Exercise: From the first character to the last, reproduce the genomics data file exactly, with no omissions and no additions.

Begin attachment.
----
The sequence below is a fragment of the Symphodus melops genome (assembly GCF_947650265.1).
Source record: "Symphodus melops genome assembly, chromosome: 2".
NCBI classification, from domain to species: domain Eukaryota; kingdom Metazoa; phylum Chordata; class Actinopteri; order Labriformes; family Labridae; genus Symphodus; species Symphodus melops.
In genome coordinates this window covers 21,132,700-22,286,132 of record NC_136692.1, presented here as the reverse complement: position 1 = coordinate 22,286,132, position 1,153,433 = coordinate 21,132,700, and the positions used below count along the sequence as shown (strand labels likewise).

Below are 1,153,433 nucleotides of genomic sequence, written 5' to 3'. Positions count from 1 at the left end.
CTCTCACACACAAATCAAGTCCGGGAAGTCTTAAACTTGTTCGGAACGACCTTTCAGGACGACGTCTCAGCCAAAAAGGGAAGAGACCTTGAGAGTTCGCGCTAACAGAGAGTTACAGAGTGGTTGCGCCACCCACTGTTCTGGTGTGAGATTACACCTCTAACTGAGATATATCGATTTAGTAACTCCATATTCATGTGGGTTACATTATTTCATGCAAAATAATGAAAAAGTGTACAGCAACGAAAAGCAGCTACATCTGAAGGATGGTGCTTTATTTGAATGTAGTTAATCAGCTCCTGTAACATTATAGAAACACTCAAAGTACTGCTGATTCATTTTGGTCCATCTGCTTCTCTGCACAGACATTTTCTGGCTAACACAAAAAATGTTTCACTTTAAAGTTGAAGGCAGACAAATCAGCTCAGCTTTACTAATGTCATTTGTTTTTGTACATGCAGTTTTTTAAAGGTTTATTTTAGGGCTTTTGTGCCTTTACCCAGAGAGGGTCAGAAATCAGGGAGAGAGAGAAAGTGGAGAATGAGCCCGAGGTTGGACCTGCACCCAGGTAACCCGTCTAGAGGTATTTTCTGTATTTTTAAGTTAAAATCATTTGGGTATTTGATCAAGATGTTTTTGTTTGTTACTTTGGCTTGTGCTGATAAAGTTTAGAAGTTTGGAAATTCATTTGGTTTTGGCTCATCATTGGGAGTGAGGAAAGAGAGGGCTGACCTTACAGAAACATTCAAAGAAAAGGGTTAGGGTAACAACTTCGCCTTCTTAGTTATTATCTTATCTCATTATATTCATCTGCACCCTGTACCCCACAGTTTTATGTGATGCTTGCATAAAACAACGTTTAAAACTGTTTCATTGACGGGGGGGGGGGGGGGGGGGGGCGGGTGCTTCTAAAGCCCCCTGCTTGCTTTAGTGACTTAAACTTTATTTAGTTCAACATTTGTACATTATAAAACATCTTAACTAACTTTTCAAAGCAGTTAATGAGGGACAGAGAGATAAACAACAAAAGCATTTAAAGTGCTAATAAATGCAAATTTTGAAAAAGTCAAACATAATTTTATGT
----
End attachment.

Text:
The sequence below is a fragment of the Symphodus melops genome (assembly GCF_947650265.1).
Source record: "Symphodus melops genome assembly, chromosome: 2".
NCBI classification, from domain to species: domain Eukaryota; kingdom Metazoa; phylum Chordata; class Actinopteri; order Labriformes; family Labridae; genus Symphodus; species Symphodus melops.
In genome coordinates this window covers 21,132,700-22,286,132 of record NC_136692.1, presented here as the reverse complement: position 1 = coordinate 22,286,132, position 1,153,433 = coordinate 21,132,700, and the positions used below count along the sequence as shown (strand labels likewise).

Below are 1,153,433 nucleotides of genomic sequence, written 5' to 3'. Positions count from 1 at the left end.
CTCTCACACACAAATCAAGTCCGGGAAGTCTTAAACTTGTTCGGAACGACCTTTCAGGACGACGTCTCAGCCAAAAAGGGAAGAGACCTTGAGAGTTCGCGCTAACAGAGAGTTACAGAGTGGTTGCGCCACCCACTGTTCTGGTGTGAGATTACACCTCTAACTGAGATATATCGATTTAGTAACTCCATATTCATGTGGGTTACATTATTTCATGCAAAATAATGAAAAAGTGTACAGCAACGAAAAGCAGCTACATCTGAAGGATGGTGCTTTATTTGAATGTAGTTAATCAGCTCCTGTAACATTATAGAAACACTCAAAGTACTGCTGATTCATTTTGGTCCATCTGCTTCTCTGCACAGACATTTTCTGGCTAACACAAAAAATGTTTCACTTTAAAGTTGAAGGCAGACAAATCAGCTCAGCTTTACTAATGTCATTTGTTTTTGTACATGCAGTTTTTTAAAGGTTTATTTTAGGGCTTTTGTGCCTTTACCCAGAGAGGGTCAGAAATCAGGGAGAGAGAGAAAGTGGAGAATGAGCCCGAGGTTGGACCTGCACCCAGGTAACCCGTCTAGAGGTATTTTCTGTATTTTTAAGTTAAAATCATTTGGGTATTTGATCAAGATGTTTTTGTTTGTTACTTTGGCTTGTGCTGATAAAGTTTAGAAGTTTGGAAATTCATTTGGTTTTGGCTCATCATTGGGAGTGAGGAAAGAGAGGGCTGACCTTACAGAAACATTCAAAGAAAAGGGTTAGGGTAACAACTTCGCCTTCTTAGTTATTATCTTATCTCATTATATTCATCTGCACCCTGTACCCCACAGTTTTATGTGATGCTTGCATAAAACAACGTTTAAAACTGTTTCATTGACGGGGGGGGGGGGGGGGGGGGGCGGGTGCTTCTAAAGCCCCCTGCTTGCTTTAGTGACTTAAACTTTATTTAGTTCAACATTTGTACATTATAAAACATCTTAACTAACTTTTCAAAGCAGTTAATGAGGGACAGAGAGATAAACAACAAAAGCATTTAAAGTGCTAATAAATGCAAATTTTGAAAAAGTCAAACATAATTTTATGT